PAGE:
Today's releases include the latest from the Booker Prize-winning author of The English Patient, and a collection of interconnected stories that starts with a highly unusual tale of star-crossed love...
Learn more about today's best books of the month releases below, or browse all of our favorites for May here.
First sentences matter, and Michael Ondaatje’s Warlight begins with a distinctly dramatic one. “In 1945, our parents went away and left us in the care of two men who may have been criminals” says 14-year-old Nathaniel, who with his older sister Rachel finds himself living in bombed-out London with two shady characters known as “The Moth” and “The Pimlico Darter.” Warlight starts with elements of a classic children’s adventure story, but its shadows run increasingly deep as Nathaniel, growing older, uncovers the network of deception that masks his mother’s spy-work. When the trail of factual discoveries grows cold, he imagines a past he can never truly know, composing, in effect, a dreamlike memoir of his “lost inheritance.” In Warlight, Ondaatje, now 74 years old, has written a wonderfully varied, blazingly literary, and gut-twistingly emotional story that will leave readers grateful for whatever solidity their own families can claim, though newly aware of the fundamental mystery of other lives. --Sarah Harrison Smith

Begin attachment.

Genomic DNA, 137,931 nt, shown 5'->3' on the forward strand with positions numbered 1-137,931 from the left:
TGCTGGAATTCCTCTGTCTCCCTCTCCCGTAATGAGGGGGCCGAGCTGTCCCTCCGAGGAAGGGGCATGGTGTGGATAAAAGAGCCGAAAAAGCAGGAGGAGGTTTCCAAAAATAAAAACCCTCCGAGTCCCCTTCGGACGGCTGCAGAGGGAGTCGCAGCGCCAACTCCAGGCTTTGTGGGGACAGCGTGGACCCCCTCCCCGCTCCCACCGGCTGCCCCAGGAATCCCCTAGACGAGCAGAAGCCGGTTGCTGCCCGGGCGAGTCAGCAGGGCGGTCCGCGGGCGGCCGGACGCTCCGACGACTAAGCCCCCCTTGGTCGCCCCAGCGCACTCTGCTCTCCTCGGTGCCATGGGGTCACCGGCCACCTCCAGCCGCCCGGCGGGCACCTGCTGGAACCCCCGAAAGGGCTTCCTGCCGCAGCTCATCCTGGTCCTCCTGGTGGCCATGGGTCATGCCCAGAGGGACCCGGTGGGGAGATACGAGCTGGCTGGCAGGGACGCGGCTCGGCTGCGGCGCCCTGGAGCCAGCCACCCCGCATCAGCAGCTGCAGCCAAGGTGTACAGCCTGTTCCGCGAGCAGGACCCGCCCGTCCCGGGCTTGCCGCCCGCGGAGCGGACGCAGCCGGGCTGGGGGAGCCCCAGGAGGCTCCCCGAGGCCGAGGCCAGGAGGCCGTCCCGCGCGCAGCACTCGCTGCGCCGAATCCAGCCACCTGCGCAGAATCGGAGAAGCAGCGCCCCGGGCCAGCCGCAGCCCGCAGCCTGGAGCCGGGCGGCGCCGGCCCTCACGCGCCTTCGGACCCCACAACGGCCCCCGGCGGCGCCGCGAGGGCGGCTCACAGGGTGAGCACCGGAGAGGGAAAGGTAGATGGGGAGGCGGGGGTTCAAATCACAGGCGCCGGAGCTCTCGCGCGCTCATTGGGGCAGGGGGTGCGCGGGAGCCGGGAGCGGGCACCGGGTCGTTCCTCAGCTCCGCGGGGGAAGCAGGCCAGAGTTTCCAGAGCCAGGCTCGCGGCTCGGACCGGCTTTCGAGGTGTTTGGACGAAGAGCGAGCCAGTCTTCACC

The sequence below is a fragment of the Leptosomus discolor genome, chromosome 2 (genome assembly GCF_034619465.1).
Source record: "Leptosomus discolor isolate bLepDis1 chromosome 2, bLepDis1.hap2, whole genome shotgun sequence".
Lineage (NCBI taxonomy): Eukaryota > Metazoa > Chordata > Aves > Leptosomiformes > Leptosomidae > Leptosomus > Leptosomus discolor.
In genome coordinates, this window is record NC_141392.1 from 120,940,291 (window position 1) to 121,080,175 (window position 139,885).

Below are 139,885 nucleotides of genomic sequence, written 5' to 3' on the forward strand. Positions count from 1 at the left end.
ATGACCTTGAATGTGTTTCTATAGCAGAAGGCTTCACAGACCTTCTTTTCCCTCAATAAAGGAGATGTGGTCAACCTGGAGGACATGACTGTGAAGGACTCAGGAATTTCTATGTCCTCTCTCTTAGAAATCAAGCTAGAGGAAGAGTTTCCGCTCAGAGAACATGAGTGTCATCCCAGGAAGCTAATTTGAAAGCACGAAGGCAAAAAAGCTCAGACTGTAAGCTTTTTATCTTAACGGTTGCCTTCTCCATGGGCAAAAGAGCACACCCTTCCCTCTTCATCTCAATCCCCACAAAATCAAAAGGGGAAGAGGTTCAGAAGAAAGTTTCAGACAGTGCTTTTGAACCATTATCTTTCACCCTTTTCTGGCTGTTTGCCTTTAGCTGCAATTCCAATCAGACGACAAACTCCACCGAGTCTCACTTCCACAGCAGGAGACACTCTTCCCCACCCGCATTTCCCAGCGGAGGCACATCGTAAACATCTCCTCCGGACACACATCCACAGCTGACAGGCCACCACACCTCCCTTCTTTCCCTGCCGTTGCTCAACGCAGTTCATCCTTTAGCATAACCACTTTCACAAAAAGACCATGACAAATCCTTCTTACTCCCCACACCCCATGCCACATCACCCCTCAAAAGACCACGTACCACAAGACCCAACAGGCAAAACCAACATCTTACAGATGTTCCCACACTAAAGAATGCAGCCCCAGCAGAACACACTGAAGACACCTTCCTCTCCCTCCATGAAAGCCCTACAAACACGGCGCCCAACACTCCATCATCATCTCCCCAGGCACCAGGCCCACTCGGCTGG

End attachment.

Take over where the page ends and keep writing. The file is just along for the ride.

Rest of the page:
In "The Dancing Bear," the first story of Maxim Loskutoff's debut short story collection, Come West and See, a lonesome frontiersman falls hard for a grizzly that happens upon his Montana cabin. It’s weird: "Her fur shimmered and rolled in waves, like the windy prairie where I was born. Her pink tongue swept away stray apple chunks from around her mouth. I wondered if she had lips." As many tales of unrequited love go, especially in the boy-meets-bear genre, his passion cannot span the species gap, inexorably leading to misunderstanding and calamity. It's a funny story (if you have the right ear) and a solid hook, but from there Loskutoff drives the car back onto the highway to the world of human interaction, examining the complexities of a changing American West through a series of vignettes set in the imaginary "Redoubt": A cross-section of Idaho, Montana, and Wyoming that's home to a separatist movement grown out of the occupation of a wildlife sanctuary. (If that sounds familiar, it's because a version of that happened.) But throughout the dozen stories, the simmering revolution largely stays (for the most part) in the background. Loskutoff's interest lies with the people of this vision of Sagebrush Rebellion—the disenfranchised, resentful, and angry prepared to defend their "way of life" against the encroachments of changing demographics, environmentalism, and globalism. His characters hum with anxiety, each overstrung by the knowledge that disaster could visit at any moment, that their own actions have led them down a foolish and futile path—even if they would choose it again. That's just what happens when you court a bear. --Jon Foro